Looking across, Adam saw a child standing far too close to the fire and staring at the flames, as if he was mesmerised by them. A resin-filled branch gave a large pop and then a tongue of fire flared out, missing the boy by inches.
"Look after Joe!" he told Hoss, thrusting the boy into the waiting arms and then racing over to the bonfire.
Luther jumped when Adam pulled him to safety and then looked up at the tall youth with uncomprehending eyes. Seeing his obvious bemusement, Adam tempered his tones.
"It's dangerous to stand so close to the fire," he chided gently. "You could get hurt."
The boy returned his gaze with a steady regard that was rather unnerving in a six-year-old child. "I like fire," he announced firmly and then walked off to join the crowd, gathered around the picnic tables. Adam sighed: he would never understand children in a million years!
It was harvest time before Adam saw Luther again. The hay had been cut and stacked into ricks to dry before being stored for winter and Adam had finally given in to Joe's pleas to be allowed to ride out with his brother to inspect the fields.
"Look! That's Luther!" Joe cried, standing up in his stirrups and pointing to where a figure crouched beside a hayrick. Something struck Adam as wrong – very wrong.
"Stay right here and don't dare move!" he instructed Joe, ignoring the inevitable mumbling protests and raced his horse forward. As he approached, Adam saw with horror that Luther was engrossed in striking two flints off one another.
"What do you think you are doing?" he demanded, vaulting down to the ground. "Don't you know that could start a fire?"
Luther smiled blandly at him. "Of course I do!" he said, in a disconcertingly calm voice. "The action of the flints against one another produces a spark and…"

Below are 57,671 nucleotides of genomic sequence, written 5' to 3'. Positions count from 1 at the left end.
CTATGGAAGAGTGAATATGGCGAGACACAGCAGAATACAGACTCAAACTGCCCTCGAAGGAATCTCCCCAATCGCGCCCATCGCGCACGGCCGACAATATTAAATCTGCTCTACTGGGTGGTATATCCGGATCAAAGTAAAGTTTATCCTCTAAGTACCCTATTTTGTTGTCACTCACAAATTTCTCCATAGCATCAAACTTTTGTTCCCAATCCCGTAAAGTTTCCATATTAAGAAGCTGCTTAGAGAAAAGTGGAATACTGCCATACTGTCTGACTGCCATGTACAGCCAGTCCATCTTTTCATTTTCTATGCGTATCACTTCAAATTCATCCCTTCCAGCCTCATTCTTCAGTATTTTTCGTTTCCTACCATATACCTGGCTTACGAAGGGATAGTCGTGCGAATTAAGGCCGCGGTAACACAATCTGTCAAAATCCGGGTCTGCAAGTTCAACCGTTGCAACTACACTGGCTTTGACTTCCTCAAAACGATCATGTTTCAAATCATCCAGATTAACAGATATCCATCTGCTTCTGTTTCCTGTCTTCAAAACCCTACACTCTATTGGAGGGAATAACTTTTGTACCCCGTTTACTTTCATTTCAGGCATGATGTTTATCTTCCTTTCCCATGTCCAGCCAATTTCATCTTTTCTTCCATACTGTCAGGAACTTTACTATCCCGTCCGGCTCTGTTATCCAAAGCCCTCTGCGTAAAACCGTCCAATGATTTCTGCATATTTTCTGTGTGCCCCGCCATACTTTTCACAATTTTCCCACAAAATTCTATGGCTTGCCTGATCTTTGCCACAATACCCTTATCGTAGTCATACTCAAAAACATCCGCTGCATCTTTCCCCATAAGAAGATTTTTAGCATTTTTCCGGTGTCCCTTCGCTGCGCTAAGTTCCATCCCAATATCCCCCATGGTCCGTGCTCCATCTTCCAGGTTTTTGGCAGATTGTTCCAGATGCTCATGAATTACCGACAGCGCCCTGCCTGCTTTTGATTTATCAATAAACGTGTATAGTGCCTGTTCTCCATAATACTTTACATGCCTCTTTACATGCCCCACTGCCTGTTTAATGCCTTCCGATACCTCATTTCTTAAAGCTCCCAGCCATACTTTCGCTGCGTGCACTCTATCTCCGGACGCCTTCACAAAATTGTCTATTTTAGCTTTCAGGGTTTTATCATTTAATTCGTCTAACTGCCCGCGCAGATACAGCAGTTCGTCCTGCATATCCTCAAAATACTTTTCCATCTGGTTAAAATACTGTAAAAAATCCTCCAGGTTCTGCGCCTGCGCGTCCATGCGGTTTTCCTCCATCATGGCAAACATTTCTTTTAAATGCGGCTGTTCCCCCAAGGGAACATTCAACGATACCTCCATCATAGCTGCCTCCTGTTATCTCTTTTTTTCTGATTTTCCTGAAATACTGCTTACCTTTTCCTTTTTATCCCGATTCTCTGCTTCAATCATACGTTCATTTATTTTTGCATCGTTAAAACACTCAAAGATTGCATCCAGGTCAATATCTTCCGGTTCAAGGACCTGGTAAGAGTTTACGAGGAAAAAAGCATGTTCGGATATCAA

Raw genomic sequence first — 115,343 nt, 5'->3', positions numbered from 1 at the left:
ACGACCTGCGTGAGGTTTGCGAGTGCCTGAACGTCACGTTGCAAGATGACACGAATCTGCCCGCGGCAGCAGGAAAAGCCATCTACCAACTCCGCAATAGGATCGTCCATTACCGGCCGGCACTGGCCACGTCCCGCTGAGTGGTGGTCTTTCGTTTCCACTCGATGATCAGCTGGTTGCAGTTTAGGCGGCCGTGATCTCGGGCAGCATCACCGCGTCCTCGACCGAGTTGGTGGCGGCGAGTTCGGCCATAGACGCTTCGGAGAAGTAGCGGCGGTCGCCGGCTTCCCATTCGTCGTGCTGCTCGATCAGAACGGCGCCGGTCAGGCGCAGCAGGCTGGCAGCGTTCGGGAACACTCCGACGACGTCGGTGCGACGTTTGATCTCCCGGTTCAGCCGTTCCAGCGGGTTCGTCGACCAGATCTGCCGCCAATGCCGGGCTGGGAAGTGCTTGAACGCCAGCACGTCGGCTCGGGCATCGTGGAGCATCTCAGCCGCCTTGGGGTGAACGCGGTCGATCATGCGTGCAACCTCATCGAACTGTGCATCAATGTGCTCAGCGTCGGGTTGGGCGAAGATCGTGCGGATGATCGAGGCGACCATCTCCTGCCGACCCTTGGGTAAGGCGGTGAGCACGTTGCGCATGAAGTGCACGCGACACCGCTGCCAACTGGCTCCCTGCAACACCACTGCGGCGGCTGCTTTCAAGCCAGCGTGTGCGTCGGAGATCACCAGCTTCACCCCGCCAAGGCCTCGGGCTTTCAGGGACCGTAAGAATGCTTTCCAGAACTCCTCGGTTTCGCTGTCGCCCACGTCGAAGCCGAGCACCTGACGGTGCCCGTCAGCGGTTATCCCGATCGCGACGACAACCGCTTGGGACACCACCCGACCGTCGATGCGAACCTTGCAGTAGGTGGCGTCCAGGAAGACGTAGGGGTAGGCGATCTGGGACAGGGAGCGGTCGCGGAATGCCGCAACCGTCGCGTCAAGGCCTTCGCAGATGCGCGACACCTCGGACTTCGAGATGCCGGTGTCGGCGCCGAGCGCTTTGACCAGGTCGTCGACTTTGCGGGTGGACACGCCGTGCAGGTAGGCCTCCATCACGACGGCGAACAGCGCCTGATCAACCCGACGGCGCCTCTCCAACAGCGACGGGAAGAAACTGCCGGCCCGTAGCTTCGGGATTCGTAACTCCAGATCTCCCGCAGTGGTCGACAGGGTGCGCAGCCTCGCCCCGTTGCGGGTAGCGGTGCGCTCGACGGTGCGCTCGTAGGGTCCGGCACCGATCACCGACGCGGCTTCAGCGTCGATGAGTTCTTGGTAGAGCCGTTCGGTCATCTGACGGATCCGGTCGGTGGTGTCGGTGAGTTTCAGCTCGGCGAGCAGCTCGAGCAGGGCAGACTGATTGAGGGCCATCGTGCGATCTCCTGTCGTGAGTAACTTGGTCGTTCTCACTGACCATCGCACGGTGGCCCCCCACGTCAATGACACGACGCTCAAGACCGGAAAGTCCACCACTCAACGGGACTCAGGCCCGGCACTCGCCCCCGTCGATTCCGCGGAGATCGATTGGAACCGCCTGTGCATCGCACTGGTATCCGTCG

"… and you could burn this entire field down and then your Pa would have to pay for it!" Adam fumed, grabbing the boy and flinging him up onto his horse. "I'll bet he tans your backside for this!"
Joe saw the look on his brother's face and wisely decided to keep quiet on the journey into town. The journey home was equally silent, until they pulled into the yard of the Ponderosa.
"You stay away from that boy, d'you hear?" Adam said.
Joe nodded meekly. There was something strange about Luther, something he couldn't quite put his finger on, but it made Joe uneasy. For once he was quite happy to obey his brother.
Adam took the letter from Roy Coffee and began to read its contents with a growing sense of disbelief.
"Another man confessed to that arson attack?" he gasped, looking at Roy in the desperate hope he would say this was all an awful mistake. Roy simply sat there, regarding Adam with sympathy, and not saying a word.
Five years before, Adam had given evidence in the trial of Luther Evans for arson and murder. He was an exemplary witness and his calm, objective testimony had enhanced the prosecution case. Luther Evans, barely turned 18, was hanged.
"This other prisoner," Adam scanned the letter quickly, "This Simon Burnett – maybe he was lying?"
Roy's mouth twisted into an approximation of a smile. "He'd nothing to gain from that, Adam. Man was standing right on the scaffold when he confessed. Said he wanted to clear his conscience." The sheriff sniffed contemptuously. "Bit late for that, if you ask me."
"Five years too late," Adam said bitterly. "Five years and a boy's life."
Roy leant forward and placed a hand on Adam's arm. "Two men died in that fire, Adam. It was a miracle it didn't spread and burn down half of Virginia City. You told the trial what you saw, Adam. You can't blame yourself for this."
"Can't I?" Adam jerked his arm away and stalked out of the office. Roy sighed softly. No sense in following Adam now – he'd better ride out to the Ponderosa and speak to Ben Cartwright. Adam was taking this news badly and he would need the support of his family.